Originally, I didn’t plan on visiting any school in Minnesota for my independent research work on alternative education. However, because Julia introduced me to Kirsten and Summer and in turn, Kirsten introduced me to Katie and Owana, I was able to see three amazing places of learning in the non-traditional mold.
Classical Conversations (CC) supplies audio, book and other materials for homeschoolers and builds communities among its users such as the one thriving in St. Cloud. Every Tuesday, the children gather for lessons in the morning for those in the lower grades and for the higher grades, they have additional afternoon classes. The teachers are trained in the CC method and the parents are welcome to sit in so they know how to apply the techniques at home.
In the lower years, CC entails a lot of memorization but it’s done in a fun way with songs, actions and games that it simply bowled me over how much kids pick up. Joshua, Jimmy and I joined the class of kids age 6 to 8 and they were singing about the Laws of Thermodynamics, conjugating Latin verbs, identifying countries in Africa and spouting world historical facts naturally. The mini-class ended with a show and tell presentation by each student and with a final review game. Just sitting in for an hour and a half made me dizzy as if I had attended the whole spectrum of grade school and high school crammed with knowledge.
The kids don’t have to understand everything they memorize but the course immerses them in the vocabulary that they would be studying more in-depth in the future. In the afternoon, we attended a mom and son duo dissecting a cow’s eyeball and the thirteen- year old boy eagerly fished out his folder and showed us his drawings of the eye, heart, respiratory and skeletal system.
The morning started with a big group discussion about the bible and two young people talked about the instruments they played. After that, the kids broke up into smaller classes of around ten. Before lunch, they went back to the big group and tested the strength of bridges each group made of straw and tape the previous week. They placed one stone at a time as everyone counted loudly in excitement as some bridges fell right away while others held up well. After all the bridges were tried, they discussed what made the winning bridge better than the others.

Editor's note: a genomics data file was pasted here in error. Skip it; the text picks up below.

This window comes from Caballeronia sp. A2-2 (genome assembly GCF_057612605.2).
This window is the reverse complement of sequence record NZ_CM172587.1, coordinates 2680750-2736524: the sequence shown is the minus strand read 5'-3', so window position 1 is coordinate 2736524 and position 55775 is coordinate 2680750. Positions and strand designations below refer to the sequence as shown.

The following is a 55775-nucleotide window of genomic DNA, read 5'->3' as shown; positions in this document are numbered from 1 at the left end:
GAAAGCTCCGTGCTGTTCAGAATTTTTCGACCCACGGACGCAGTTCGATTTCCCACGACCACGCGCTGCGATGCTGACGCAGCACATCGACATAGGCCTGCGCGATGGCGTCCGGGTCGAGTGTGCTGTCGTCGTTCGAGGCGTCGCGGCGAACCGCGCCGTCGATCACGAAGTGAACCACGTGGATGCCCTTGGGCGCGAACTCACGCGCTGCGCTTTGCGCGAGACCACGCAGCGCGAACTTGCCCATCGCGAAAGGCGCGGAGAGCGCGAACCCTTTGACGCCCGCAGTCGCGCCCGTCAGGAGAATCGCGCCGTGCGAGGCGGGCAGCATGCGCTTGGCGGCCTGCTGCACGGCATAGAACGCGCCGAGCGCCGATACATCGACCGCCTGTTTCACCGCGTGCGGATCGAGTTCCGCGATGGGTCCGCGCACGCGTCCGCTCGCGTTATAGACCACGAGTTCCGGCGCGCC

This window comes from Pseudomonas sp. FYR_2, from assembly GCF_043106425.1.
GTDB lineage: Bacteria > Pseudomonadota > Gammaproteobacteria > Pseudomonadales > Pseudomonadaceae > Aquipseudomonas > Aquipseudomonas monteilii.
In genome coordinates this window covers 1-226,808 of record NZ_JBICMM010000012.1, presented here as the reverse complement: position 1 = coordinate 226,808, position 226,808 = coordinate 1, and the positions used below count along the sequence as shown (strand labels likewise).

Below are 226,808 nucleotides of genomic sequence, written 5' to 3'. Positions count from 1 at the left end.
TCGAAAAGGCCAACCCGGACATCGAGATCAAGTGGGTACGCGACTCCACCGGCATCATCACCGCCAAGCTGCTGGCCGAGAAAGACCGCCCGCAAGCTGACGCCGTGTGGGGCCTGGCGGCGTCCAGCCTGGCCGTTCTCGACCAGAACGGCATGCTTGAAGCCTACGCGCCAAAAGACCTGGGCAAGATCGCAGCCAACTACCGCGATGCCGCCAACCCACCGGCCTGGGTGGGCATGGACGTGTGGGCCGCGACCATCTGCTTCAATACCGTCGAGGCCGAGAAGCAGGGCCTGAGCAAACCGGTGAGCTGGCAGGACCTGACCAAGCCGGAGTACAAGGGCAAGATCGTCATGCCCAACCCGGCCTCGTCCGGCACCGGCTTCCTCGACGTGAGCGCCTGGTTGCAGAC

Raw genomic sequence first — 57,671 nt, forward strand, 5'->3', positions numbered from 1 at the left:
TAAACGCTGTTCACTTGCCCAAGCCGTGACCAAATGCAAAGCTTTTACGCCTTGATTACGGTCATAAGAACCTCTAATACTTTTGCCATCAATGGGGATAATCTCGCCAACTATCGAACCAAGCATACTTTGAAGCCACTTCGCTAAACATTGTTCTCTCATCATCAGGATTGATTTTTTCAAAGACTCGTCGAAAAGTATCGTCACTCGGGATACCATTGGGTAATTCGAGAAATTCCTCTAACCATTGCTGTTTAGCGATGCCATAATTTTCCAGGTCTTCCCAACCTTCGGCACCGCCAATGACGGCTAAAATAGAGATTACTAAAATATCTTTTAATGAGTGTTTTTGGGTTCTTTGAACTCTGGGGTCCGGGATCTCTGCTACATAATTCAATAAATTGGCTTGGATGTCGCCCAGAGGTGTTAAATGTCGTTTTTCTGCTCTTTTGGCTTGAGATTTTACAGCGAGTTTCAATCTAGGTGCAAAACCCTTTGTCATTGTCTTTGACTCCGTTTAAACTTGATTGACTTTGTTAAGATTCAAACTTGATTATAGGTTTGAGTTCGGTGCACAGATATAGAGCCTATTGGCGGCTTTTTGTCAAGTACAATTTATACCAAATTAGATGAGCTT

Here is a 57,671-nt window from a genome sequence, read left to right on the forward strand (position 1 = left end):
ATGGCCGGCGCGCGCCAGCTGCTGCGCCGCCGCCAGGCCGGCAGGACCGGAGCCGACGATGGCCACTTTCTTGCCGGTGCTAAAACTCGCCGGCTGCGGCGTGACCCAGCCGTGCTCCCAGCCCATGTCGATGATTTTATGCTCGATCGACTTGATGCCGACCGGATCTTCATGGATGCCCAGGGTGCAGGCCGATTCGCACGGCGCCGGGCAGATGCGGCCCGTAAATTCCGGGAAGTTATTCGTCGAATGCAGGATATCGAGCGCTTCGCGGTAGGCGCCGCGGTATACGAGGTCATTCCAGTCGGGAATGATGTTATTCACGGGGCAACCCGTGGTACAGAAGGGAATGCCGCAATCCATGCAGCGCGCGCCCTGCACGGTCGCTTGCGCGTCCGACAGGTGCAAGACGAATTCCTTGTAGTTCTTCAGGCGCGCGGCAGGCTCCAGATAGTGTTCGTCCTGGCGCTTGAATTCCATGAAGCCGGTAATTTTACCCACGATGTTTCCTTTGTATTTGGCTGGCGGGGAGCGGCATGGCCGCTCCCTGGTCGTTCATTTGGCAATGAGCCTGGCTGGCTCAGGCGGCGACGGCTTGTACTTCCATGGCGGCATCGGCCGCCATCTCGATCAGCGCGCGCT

My friend Julia introduced me to Kirsten and Summer. Kirsten has three sons attending the Chinese Immersion Program at the Madison Elementary School and they spoke Chinese fluently since they had been studying it from Kindergarten to Second Grade without any English classes to dilute the experience. They only started learning English formally in Third Grade to bolster their Chinese but their English doesn’t fall behind because it’s what they speak at home and outside school.
Summer teaches First Grade at the Chinese Immersion Program and it was amazing how her classroom transports you immediately to China. The seven-year old kids can speak, read and write Chinese almost as if they were native speakers. Some of them could write not only Chinese characters but entire sentences. Summer took full command of the class and maximized the use of the electronic board. It was so awe-inspiring that I wish Joshua and Jimmy could attend her class.
It’s strange and ironic that I’m both inspired by the CC homeschooling and a public school’s language immersion program. Is there a way to combine the best of not only both worlds but all worlds? Imagine I still have a number of schools to visit in the remaining thirty seven days of this journey.
Kirsten invited us to Awana which takes place every Wednesday night. We entered Discovery Church in St. Cloud and were swept away by everybody’s hospitality and warmth. Joshua joined Soren and Bjorn at the Sparks group while Jimmy joined the pre-school age Cubbies. After listening to the pastor speak, the Spark kids went up on stage singing praise songs following gestures on the video. Joshua was right in the middle and even if he didn’t know the songs, he sang along as if he did. The best part of the night was the Store where the kids could purchase toys using the “money” they earned throughout the weeks of attending Awana. They could earn this through memorizing bible verses and other tasks.
Awana is a global, nonprofit ministry with fully integrated evangelism and long-term discipleship programs for ages 2 to 18 that actively involves parents and church leaders. Each week, more than 3.7 million children and youth, 470,000 volunteers and 260 field staff take part in Awana in over 47,000 churches around the world. Offered through local churches, Awana reaches kids where they’re at and walks alongside them in their faith journey.
Julia took us to celebrate Easter at her Church where Jimmy joined other kids while the adults attended service. After the celebration, we went to pick up Jimmy and he repeatedly kept saying “Jesus is alive!” showing us the cup he made from where Jesus on a popsicle stick symbolically pops out from the dead. The facilitator in that class must have been an excellent one to have produced such an avid reaction.